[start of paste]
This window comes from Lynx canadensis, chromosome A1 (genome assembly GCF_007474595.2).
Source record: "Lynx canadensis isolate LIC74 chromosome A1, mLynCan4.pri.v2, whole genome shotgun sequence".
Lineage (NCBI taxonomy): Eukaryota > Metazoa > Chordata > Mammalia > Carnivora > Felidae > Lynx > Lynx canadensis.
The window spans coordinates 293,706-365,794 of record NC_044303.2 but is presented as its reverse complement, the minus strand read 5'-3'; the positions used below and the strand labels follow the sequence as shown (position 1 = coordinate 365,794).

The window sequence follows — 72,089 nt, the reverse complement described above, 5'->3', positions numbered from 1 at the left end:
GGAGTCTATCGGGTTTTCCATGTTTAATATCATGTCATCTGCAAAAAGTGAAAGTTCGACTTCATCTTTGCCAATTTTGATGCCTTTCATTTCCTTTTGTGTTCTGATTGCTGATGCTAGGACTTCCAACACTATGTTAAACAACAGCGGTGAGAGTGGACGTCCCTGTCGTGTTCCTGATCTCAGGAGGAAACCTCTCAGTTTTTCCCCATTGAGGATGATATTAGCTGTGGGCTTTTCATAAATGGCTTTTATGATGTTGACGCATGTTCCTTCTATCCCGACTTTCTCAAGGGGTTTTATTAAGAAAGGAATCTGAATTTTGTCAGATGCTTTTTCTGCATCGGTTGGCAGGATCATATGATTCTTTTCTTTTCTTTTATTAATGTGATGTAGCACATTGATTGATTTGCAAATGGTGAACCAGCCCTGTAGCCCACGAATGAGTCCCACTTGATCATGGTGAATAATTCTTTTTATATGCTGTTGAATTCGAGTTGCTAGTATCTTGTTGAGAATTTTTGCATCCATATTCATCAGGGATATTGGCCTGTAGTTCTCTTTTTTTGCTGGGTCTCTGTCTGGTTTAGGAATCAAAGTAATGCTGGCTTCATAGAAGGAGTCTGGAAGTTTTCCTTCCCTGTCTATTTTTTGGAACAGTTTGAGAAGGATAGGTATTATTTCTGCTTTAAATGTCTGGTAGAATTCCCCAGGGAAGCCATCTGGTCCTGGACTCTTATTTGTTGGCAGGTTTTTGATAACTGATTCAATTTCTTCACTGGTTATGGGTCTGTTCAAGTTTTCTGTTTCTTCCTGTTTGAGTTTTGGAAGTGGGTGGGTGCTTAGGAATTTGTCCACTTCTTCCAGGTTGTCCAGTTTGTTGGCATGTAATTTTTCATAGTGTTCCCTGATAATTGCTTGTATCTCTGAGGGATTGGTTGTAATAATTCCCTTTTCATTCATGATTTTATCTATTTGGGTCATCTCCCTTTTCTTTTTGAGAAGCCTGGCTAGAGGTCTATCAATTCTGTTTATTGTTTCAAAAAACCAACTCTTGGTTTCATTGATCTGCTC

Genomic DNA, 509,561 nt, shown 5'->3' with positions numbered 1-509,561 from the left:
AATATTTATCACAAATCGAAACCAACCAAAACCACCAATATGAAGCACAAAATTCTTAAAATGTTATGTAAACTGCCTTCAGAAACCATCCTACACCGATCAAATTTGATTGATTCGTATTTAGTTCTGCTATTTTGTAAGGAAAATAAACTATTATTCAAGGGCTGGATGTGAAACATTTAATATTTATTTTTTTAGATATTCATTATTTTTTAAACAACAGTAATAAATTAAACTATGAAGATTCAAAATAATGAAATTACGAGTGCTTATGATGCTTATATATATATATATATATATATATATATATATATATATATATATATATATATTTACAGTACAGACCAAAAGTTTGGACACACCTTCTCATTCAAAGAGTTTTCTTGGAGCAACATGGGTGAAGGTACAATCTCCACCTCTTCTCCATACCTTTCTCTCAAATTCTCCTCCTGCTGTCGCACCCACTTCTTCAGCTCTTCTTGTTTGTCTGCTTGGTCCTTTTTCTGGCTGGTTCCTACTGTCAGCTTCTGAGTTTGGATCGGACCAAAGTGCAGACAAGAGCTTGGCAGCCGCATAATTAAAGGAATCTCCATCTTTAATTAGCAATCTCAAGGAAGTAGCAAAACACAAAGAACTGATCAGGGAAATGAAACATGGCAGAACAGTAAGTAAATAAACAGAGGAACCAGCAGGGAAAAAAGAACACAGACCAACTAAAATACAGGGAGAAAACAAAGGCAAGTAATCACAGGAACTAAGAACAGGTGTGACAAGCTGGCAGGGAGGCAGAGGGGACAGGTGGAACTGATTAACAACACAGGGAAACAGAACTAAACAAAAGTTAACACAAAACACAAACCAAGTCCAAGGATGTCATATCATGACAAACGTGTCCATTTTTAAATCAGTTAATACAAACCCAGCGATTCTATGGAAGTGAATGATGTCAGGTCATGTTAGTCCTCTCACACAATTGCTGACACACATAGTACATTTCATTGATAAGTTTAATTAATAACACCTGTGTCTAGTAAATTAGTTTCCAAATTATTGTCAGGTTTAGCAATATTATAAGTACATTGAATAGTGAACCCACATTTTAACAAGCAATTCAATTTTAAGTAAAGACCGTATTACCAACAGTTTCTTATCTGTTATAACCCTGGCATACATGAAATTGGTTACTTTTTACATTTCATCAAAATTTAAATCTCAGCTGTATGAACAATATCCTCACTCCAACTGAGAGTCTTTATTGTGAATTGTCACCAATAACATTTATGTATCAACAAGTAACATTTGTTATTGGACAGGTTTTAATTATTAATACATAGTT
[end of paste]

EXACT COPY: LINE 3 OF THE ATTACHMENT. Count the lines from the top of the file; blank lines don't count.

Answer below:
Lineage (NCBI taxonomy): Eukaryota > Metazoa > Chordata > Mammalia > Carnivora > Felidae > Lynx > Lynx canadensis.